No, no, I cannot tell you. I am a private person.

What kind of man satisfies the desires that your heart or soul yearns for?
He has to be patient with me, to be God-fearing and spiritually connected. We have to trust one another. We have to take our time.

You are Muslim, does he have to be Muslim too?
It doesn’t necessarily mean he has to be Muslim. As long as my soul and his are intertwined.

How do souls intertwine?
There is a difference between love of the flesh and love of the soul. Love of the soul is deeper than love of flesh because the latter can last like for two days.

What is the love of the flesh?
Where you are in love with someone because of the way they look. Men these days are about that and you cannot judge them because that is them, but then there is being with someone and you start out as friends and the guy is not attracted to you because you look good and you’re shapely. He dates you and things work out later. That is the real love.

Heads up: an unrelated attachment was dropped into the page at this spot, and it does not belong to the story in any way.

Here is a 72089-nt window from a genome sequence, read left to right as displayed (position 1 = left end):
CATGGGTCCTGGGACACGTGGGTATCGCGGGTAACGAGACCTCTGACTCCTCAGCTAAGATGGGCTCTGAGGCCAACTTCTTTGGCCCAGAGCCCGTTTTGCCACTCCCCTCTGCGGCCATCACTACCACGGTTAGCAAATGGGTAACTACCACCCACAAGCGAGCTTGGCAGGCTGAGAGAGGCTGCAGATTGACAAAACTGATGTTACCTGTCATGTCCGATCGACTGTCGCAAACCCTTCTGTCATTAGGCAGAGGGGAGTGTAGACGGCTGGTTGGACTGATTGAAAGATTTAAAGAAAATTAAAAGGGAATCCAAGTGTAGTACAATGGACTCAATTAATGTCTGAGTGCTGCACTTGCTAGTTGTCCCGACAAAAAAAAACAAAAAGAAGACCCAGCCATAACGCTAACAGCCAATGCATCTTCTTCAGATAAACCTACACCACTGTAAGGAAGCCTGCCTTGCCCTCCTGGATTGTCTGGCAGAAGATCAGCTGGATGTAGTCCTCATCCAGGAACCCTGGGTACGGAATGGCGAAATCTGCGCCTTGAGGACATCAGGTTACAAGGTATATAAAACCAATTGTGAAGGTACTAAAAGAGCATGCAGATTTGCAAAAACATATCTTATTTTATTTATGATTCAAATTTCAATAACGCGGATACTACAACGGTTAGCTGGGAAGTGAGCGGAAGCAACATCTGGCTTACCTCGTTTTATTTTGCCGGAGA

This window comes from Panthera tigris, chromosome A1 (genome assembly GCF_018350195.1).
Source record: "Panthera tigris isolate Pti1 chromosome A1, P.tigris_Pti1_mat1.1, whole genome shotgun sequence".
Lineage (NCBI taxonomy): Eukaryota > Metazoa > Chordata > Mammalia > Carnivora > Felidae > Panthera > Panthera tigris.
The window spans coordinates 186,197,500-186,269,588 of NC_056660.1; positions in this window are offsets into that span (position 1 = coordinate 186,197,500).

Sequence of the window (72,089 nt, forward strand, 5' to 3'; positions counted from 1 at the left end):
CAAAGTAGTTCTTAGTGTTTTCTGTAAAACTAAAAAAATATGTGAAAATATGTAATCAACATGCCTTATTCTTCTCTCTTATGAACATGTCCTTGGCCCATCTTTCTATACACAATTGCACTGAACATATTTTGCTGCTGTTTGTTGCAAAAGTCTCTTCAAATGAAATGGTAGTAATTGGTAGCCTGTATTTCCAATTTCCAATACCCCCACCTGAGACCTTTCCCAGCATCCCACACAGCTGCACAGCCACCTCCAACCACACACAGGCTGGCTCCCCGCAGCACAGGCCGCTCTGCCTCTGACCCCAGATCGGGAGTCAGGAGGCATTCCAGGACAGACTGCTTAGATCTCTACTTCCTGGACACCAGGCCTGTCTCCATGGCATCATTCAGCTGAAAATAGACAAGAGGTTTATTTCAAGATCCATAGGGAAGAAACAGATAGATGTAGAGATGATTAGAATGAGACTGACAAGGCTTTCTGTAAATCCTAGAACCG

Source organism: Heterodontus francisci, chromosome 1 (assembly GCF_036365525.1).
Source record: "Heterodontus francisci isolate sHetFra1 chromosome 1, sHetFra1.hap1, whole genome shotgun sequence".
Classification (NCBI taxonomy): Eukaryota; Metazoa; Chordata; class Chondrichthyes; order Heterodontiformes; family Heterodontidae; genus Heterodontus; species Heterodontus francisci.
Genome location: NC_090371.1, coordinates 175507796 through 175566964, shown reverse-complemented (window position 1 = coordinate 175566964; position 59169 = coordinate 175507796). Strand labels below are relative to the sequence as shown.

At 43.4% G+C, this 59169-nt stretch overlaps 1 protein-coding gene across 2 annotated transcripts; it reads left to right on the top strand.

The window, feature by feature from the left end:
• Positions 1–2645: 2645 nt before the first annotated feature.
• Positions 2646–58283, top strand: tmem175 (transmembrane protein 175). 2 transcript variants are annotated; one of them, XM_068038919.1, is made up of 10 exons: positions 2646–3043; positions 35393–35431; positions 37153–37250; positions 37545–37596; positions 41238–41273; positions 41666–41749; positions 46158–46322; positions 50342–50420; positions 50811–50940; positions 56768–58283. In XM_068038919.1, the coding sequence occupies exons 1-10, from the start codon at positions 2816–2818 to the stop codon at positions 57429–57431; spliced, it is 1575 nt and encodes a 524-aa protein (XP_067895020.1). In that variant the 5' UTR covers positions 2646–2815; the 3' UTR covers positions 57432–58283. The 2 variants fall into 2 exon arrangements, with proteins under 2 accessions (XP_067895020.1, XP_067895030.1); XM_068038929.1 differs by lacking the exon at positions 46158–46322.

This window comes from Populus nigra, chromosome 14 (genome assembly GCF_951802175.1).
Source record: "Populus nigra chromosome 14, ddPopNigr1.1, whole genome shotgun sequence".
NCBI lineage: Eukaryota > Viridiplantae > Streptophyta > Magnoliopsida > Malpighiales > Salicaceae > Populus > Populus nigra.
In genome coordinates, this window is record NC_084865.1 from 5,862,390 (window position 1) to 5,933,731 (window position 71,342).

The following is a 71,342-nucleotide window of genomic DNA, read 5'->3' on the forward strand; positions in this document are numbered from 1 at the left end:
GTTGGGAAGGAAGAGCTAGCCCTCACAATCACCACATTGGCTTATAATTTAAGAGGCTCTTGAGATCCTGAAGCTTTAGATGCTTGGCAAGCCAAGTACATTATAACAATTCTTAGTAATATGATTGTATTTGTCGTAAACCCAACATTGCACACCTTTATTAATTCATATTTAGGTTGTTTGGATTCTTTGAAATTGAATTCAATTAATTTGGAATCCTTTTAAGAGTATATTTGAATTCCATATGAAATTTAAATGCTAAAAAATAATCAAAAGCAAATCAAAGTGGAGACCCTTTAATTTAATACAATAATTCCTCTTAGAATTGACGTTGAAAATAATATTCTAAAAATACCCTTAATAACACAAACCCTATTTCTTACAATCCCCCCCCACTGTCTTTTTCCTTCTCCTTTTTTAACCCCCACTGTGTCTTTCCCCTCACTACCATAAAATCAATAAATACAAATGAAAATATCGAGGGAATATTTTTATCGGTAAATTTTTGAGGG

Then the guy you are keeping as a friend stands a chance. Have you done any songs about or for him and special moments you two share?
No, no, no. Those songs I have done are not particularly about this guy.

How long have you been ‘friends’ with this guy?
About two years now.

What happened with your ex, the father of your child?
We were perhaps not meant to be with that person and that relationship was a ladder to get me somewhere. Even if I involved my soul and heart and everything, I found myself not connecting with this person.

How old is your child now?
She is eight years old. She is in year three at Rainbow International School.